Help me use up my dried chili stash
I've been looking for Sichuan chilies recently, and all this talk has gotten me thinking about my rather vast collection of dried Mexican chilies in my pantry. I have a large collection of ancho, guajillo, pulla, chipotles mecos and the other red kind, nora chilies, New Mexico, and short, stubby red chilies I bought in the Yucatan.
I'd like to make salsa, preserves, moles and other things to just get this collection down, so I can start buying more! Ideas?
The most obvious solution is to roast, grind and then make vast cauldrons of chili. A typical pot of chili will take approximately five tablespoons of ground chile per 2 1/2 lbs. of beef. And of course there's nothing stopping you from using even more chile than that. In fact, you might be better off for doing so.
rough chop/grind, into a jar, with pre-jarred storebought chopped garlic, a little salt, and cover it with olive oil, and KEEP IT IN THE FRIDGE!!!!
The pre-jarred garlic will have already been treated to avoid any scares of botulism. Salt and fridge temp will basically nullify any remaining scares of unwanted critters growing. you'll have a universal condiment that can be added to whatever sounds good with olive oil, salt, garlic, and chile. (Which is basically everything, imo!)
eggs, pizza, dip for plain bread, moles, salsas, grilled meats, salad dressings, quesadillas, burger topping, topping for fish, I could probably go on for a while.....
Gordeaux, how long do you think it would keep? I'm sure I'd power through it, but just asking out of interest.
Also, to any posters, how long will dried chiles retain their heat, flavour and colour, if kept in sealed packages and in a dark cupboard? I've had some for years that I rarely use, but would like to use. However, I'll be pretty disappointed if the chiles have lost their punch once I've prepared them in a recipe. If I'm wasting my time keeping relics around, I'll just pitch them and buy new ones. Some (ie. pasillas de Oaxaca -- quite hot and super smoky) I've had for 7 or so years, but they look totally fine.
FYI: Sichuan "peppercorns" aren't actually from a chile plant at all, nor are they actually a pepper in the sense that we think of them (like black pepper), they are from a shrub. If you're an avid gardener you could try growing the shrub, but I can't imagine it's easy to find.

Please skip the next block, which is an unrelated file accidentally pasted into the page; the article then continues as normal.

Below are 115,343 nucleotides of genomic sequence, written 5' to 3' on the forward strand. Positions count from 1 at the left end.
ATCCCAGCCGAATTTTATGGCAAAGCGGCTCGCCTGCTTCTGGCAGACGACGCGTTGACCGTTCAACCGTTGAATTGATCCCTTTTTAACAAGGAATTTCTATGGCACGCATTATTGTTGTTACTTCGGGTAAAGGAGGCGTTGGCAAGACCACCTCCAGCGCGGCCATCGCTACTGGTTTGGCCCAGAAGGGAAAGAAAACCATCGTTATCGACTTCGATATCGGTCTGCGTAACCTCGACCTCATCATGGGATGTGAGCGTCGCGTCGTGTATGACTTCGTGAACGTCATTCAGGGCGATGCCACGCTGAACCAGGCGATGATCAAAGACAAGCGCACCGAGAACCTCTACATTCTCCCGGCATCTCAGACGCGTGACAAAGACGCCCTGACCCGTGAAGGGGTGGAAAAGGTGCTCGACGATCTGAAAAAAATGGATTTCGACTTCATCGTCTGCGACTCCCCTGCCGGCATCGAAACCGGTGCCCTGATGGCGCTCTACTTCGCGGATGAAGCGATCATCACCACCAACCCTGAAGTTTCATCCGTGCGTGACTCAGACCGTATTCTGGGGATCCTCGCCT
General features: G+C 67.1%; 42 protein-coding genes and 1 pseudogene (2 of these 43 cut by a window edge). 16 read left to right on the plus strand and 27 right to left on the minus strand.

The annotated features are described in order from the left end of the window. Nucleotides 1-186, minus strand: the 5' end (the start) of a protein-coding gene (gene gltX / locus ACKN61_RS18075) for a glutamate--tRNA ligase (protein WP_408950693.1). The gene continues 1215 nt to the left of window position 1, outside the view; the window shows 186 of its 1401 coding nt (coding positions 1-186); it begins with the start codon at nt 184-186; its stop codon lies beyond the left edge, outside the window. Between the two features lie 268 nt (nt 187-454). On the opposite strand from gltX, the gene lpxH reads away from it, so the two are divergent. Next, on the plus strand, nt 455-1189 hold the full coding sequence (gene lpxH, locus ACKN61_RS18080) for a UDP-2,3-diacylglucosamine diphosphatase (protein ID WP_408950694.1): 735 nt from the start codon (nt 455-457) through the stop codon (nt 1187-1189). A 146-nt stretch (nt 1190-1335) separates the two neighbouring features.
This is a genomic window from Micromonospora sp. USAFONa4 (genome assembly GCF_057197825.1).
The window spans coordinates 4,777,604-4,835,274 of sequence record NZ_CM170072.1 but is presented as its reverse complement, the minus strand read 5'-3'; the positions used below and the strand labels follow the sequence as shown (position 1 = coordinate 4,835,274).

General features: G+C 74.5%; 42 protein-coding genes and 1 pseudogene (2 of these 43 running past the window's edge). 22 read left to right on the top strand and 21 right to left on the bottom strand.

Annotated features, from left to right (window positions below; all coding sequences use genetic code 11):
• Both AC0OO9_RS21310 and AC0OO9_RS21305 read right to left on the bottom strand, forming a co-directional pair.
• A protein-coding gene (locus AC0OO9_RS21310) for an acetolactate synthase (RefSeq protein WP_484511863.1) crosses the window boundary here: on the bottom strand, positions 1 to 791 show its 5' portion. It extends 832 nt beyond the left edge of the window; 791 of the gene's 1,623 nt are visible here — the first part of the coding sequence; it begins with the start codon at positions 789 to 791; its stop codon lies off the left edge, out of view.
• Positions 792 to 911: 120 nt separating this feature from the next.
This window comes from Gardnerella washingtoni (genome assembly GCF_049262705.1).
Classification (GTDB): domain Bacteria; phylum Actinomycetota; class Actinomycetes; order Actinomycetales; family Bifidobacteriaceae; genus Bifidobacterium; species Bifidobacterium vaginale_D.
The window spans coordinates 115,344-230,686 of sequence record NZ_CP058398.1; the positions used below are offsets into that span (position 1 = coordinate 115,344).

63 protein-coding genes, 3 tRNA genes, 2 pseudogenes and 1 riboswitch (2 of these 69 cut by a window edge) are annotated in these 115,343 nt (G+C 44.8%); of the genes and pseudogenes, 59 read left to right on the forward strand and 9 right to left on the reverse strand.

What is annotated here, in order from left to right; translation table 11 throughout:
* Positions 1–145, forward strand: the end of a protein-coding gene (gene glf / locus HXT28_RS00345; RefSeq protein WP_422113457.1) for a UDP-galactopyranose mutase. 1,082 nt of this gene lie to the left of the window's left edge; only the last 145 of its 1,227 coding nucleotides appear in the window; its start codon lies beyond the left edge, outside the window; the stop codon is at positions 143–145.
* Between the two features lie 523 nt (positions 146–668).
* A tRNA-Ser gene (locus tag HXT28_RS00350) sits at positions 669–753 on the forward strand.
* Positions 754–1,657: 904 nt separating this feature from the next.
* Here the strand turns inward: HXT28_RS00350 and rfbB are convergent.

Flourless Ancho Chocolate Cake
4 ounces fine-quality bittersweet chocolate (not unsweetened)
1 stick + 1 1/2 teaspoons (for greasing pan) unsalted butter
3/4 cup sugar
2 tablespoons ancho chile powder
1 teaspoon good quality vanilla extract (I prefer Mexican vanilla)
3 large eggs
1/2 cup unsweetened cocoa powder plus additional for sprinkling
Preheat oven to 375°F; butter an 8-inch round baking pan. Line bottom with a round of wax paper or parchment paper and butter.
Chop chocolate into small pieces and whisk with the butter in a double boiler or metal bowl set over a saucepan of barely simmering water until melted.
Remove from the heat; whisk sugar, chile powder and vanilla into chocolate mixture. Add eggs and whisk well. Sift 1/2 cup cocoa powder over chocolate mixture and whisk until just combined.
Pour batter into pan and bake in middle of oven 25 minutes, or until top has formed a thin crust. Cool cake in pan on a rack 5 minutes and invert onto a serving plate.
Dust cake with additional cocoa powder and serve with fresh whipped cream with orange zest or vanilla ice cream if desired.
Cake keeps, after being cooled completely, in an airtight container one week. This is also good glazed with ganache. Serves 6-8
I use chile in my brownies along with cinnamon. Heavenly.
Chile sauce for hunks of meat or enchiladas sound good for you. Paupered Chef has a good Chili Colorado sauce recipe.
I like some in my collard greens too.
But really, make a pot of chili. It does the body good.